The Biennale of Sydney
announces the appointment of Anthony Hayward, Aboriginal Emerging Arts Administrator and Emily McDaniel, Aboriginal Emerging Curator, as part of the NSW Aboriginal Professional Development Program. Over the next two years, Anthony and Emily will have the unique opportunity to work across the development and delivery of Australias international contemporary art festival, the 18th Biennale of Sydney: all our relations.
Through the NSW Aboriginal Professional Development Program, Anthony and Emily will develop their skills with an internationally recognised arts organisation. The new positions are jointly funded by the Australian and NSW Governments.
Federal Arts Minister, Simon Crean welcomed the appointments, saying: This is a fantastic opportunity for Anthony and Emily to develop their experience and skills in the arts sector by being involved in the planning and staging of a high-profile festival, and being mentored by experienced staff. This is one of ten national projects that the Australian Government is supporting to develop professional skills, enhance longer term employment opportunities and strengthen the Indigenous visual arts industry.
NSW Arts Minister, George Souris, said the two professional internships have been supported by the State Governments Aboriginal Arts and Cultural Strategy. The State Government has injected more than $1 million into the Strategy to fund new programs, partnerships and jobs in the NSW Aboriginal arts and cultural sector. The NSW Government is committed to improving visibility of our rich Aboriginal heritage and ensuring Aboriginal culture is strong, vibrant and diverse.
Marah Braye, Chief Executive Officer, Biennale of Sydney, said: This is a great opportunity for the Biennale to provide practical training and support for emerging professionals in the Indigenous visual arts community. Were delighted to be part of the NSW Aboriginal Professional Development Program and also look forward to learning from our two new team members, Anthony and Emily. The Biennales involvement in this program is part of our commitment to Indigenous contemporary art something that has been important to us since 1979, when the Biennale first exhibited Indigenous art in an international contemporary art context.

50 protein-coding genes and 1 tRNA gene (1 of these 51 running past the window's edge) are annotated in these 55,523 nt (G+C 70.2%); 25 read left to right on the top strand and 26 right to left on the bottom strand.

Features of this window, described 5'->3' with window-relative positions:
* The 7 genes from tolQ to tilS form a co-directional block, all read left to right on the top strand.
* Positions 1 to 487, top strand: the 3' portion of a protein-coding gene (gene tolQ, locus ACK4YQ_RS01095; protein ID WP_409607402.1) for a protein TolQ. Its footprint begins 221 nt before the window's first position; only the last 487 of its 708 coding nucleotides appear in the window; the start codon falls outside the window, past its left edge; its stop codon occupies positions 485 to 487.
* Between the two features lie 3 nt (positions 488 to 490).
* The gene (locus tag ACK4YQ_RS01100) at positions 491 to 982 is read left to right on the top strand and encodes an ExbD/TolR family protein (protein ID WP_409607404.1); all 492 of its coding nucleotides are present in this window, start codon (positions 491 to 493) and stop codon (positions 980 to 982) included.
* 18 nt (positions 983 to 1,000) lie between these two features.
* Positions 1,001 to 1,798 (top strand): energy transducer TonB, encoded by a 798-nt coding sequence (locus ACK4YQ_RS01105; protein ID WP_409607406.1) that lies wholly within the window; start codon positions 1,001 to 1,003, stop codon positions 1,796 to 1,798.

Anthony Hayward has recently relocated to Sydney from Broken Hill, where he completed a traineeship at the Broken Hill Regional Art Gallery and the Albert Kersten Mining and Minerals Museum. He is also undertaking further studies in business administration and was recently recognised as a regional finalist in the 2011 Trainee of the Year Awards, presented by the NSW Department of Education and Communities. Anthony is the descendent of the Ngiyampaa people of Western New South Wales.
Emily McDaniel has worked in a number of areas across arts organisations in Sydney in curatorial and public programming roles. At the Art Gallery of New South Wales, Emily worked closely with the Aboriginal and Torres Strait Islander Curatorial Department to deliver specialised education programs. As an Educator at the Museum of Contemporary Art, Emily delivered a range of talks and tours, including presentations on the 16th and 17th Biennale of Sydney exhibitions. At Object Gallery, Emily worked as Curatorial Assistant on Menagerie: Contemporary Indigenous Sculpture in 2009. Emily is a member of the Wiradjuri nation and the Gandangara Local Aboriginal Land Council.
The two positions in the NSW Aboriginal Professional Development Program have been created with funding from the Australian Government through the Indigenous Visual Arts Industry Support program (formerly NACIS) and the NSW Government through Arts NSW as part of the Aboriginal Arts and Cultural Strategy.